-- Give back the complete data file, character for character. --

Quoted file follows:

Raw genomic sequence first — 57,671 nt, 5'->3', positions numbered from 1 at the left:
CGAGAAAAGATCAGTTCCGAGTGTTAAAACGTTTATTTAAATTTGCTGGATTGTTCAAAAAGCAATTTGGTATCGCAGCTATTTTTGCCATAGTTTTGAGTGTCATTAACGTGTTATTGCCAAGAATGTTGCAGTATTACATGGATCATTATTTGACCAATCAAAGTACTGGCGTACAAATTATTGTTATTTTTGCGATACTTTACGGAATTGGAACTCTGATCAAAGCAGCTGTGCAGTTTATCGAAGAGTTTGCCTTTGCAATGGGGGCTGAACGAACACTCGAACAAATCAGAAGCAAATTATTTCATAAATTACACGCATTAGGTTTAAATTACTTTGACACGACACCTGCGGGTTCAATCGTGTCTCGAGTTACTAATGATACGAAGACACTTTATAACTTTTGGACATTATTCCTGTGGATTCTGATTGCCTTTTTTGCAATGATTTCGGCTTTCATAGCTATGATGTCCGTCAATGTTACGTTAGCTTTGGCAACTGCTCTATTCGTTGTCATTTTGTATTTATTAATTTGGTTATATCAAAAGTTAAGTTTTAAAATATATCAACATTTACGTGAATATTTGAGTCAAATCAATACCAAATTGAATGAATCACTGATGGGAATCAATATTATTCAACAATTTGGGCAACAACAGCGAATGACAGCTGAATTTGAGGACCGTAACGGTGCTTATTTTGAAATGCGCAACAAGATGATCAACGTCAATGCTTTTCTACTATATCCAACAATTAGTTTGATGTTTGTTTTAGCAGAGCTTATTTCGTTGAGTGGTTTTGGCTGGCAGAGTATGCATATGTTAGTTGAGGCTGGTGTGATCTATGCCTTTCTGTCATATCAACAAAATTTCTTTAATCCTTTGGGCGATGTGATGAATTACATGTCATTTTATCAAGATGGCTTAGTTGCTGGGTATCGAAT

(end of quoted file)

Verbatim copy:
Raw genomic sequence first — 57,671 nt, 5'->3', positions numbered from 1 at the left:
CGAGAAAAGATCAGTTCCGAGTGTTAAAACGTTTATTTAAATTTGCTGGATTGTTCAAAAAGCAATTTGGTATCGCAGCTATTTTTGCCATAGTTTTGAGTGTCATTAACGTGTTATTGCCAAGAATGTTGCAGTATTACATGGATCATTATTTGACCAATCAAAGTACTGGCGTACAAATTATTGTTATTTTTGCGATACTTTACGGAATTGGAACTCTGATCAAAGCAGCTGTGCAGTTTATCGAAGAGTTTGCCTTTGCAATGGGGGCTGAACGAACACTCGAACAAATCAGAAGCAAATTATTTCATAAATTACACGCATTAGGTTTAAATTACTTTGACACGACACCTGCGGGTTCAATCGTGTCTCGAGTTACTAATGATACGAAGACACTTTATAACTTTTGGACATTATTCCTGTGGATTCTGATTGCCTTTTTTGCAATGATTTCGGCTTTCATAGCTATGATGTCCGTCAATGTTACGTTAGCTTTGGCAACTGCTCTATTCGTTGTCATTTTGTATTTATTAATTTGGTTATATCAAAAGTTAAGTTTTAAAATATATCAACATTTACGTGAATATTTGAGTCAAATCAATACCAAATTGAATGAATCACTGATGGGAATCAATATTATTCAACAATTTGGGCAACAACAGCGAATGACAGCTGAATTTGAGGACCGTAACGGTGCTTATTTTGAAATGCGCAACAAGATGATCAACGTCAATGCTTTTCTACTATATCCAACAATTAGTTTGATGTTTGTTTTAGCAGAGCTTATTTCGTTGAGTGGTTTTGGCTGGCAGAGTATGCATATGTTAGTTGAGGCTGGTGTGATCTATGCCTTTCTGTCATATCAACAAAATTTCTTTAATCCTTTGGGCGATGTGATGAATTACATGTCATTTTATCAAGATGGCTTAGTTGCTGGGTATCGAAT